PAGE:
Seth Rowland has recently published two very insightful articles on Document Assembly and Return on Investment.
- A Systemic Approach to Legal Document Automation (I): Building Technology Bridges
- A Systemic Approach to Legal Document Automation (II): Defining the ROI
Here are some excerpts:
Now is the best time for lawyers to redouble their automation initiatives. Document automation is the art of doing more with less (more work in less time) â€” with the potential of leveraging higher profits out of a shrinking staff. The best cost-cutting initiative is an investment in document automation.
For over a decade, I have preached that with document automation, firms can leverage legal talent with multiples that far exceed that of hourly billing.
Document assembly, properly understood, is a means to systematize the practice of law. Under such a system, you could achieve the same results, or better results, in a fraction of the time.
The premise behind this approach is very simple (and I have seen it work very effectively with clients).Â Lets say you normally bill a client 5 hours to prepare all the wills and associated documents connected with estate planning.Â If you charge $300 per hour, thatâ€™s $1,500.Â So you invest in Document Assembly and tell your clients you are reducing the amount you charge for will preparation to a flat fee of $1,000. But meantime, due to the efficiencies of your document assembly routines, it only takes 2 hours to prepare the package, and virtually all of that can be done by a paralegal. All the attorney has to do is make a couple of tweaks and bless it.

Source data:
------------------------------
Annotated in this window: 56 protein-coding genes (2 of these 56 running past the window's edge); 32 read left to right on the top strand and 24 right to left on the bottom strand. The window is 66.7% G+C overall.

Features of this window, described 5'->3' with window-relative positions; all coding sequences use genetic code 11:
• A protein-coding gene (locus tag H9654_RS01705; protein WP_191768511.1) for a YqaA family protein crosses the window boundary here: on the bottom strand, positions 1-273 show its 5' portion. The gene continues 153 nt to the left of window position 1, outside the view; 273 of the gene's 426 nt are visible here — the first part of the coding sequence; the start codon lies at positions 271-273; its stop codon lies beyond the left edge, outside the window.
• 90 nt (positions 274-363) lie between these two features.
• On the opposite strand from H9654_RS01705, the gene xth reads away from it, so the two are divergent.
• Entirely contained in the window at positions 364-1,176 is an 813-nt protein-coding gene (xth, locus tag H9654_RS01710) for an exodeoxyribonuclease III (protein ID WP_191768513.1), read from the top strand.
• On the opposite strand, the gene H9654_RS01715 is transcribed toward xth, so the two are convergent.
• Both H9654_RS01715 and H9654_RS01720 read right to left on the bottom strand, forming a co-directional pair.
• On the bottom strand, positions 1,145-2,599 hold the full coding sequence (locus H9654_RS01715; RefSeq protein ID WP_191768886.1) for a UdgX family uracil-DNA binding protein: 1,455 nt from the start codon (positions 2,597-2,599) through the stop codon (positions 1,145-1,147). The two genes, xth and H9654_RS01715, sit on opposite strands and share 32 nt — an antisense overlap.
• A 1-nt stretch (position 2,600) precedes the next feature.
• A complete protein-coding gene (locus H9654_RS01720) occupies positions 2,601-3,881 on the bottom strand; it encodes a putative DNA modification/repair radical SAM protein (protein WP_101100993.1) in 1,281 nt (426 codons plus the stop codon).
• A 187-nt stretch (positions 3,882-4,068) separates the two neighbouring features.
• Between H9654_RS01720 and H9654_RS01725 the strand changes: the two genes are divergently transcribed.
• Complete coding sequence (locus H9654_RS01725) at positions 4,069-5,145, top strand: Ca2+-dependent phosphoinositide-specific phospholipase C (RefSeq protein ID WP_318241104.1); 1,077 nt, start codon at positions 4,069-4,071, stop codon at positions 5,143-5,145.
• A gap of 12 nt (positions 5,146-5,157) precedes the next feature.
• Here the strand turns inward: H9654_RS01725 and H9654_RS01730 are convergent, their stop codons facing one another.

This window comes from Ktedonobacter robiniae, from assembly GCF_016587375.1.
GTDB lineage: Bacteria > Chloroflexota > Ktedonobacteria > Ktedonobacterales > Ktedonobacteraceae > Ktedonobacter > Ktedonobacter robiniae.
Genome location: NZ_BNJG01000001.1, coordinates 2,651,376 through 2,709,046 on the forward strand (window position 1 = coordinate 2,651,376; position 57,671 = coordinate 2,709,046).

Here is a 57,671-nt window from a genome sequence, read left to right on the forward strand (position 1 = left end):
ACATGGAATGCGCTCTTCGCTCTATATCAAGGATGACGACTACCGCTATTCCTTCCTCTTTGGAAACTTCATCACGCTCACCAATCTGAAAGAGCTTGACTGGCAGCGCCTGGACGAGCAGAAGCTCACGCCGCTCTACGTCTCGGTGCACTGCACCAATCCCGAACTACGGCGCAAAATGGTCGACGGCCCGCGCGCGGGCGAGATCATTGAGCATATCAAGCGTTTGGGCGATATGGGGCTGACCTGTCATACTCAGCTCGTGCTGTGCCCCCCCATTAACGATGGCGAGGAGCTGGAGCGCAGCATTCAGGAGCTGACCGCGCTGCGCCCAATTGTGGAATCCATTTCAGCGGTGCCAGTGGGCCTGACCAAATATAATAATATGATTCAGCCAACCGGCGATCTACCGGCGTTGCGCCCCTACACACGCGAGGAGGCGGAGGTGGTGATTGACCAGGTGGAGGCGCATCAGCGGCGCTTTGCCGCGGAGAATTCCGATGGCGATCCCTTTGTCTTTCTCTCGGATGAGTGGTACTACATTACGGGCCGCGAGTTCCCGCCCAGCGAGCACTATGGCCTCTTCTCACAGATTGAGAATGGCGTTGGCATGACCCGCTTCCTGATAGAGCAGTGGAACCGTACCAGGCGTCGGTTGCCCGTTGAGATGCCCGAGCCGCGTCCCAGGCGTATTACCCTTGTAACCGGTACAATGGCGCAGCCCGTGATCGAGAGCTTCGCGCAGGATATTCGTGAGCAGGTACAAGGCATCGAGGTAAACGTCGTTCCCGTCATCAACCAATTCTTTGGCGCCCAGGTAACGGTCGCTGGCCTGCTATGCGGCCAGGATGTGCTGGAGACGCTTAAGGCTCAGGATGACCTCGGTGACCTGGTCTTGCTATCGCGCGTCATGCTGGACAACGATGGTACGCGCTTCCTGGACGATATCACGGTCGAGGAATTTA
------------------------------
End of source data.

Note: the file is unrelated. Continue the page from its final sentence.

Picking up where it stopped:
So the end result is that your client is happy because he has saved $500. Meanwhile, your effective hourly rate has gone from $300 an hour to $500 an hour. You will very rapidly recover the cost of setting up the system and from there on it is all gravy.
These are both very insightful articles into how investing in document assembly is very worthwhile – it makes your clients happy because they save money, and it makes you happy because you can do more in less time.
The bottom line seems to be that document assembly really is the future – it’s good for both you and for your clients.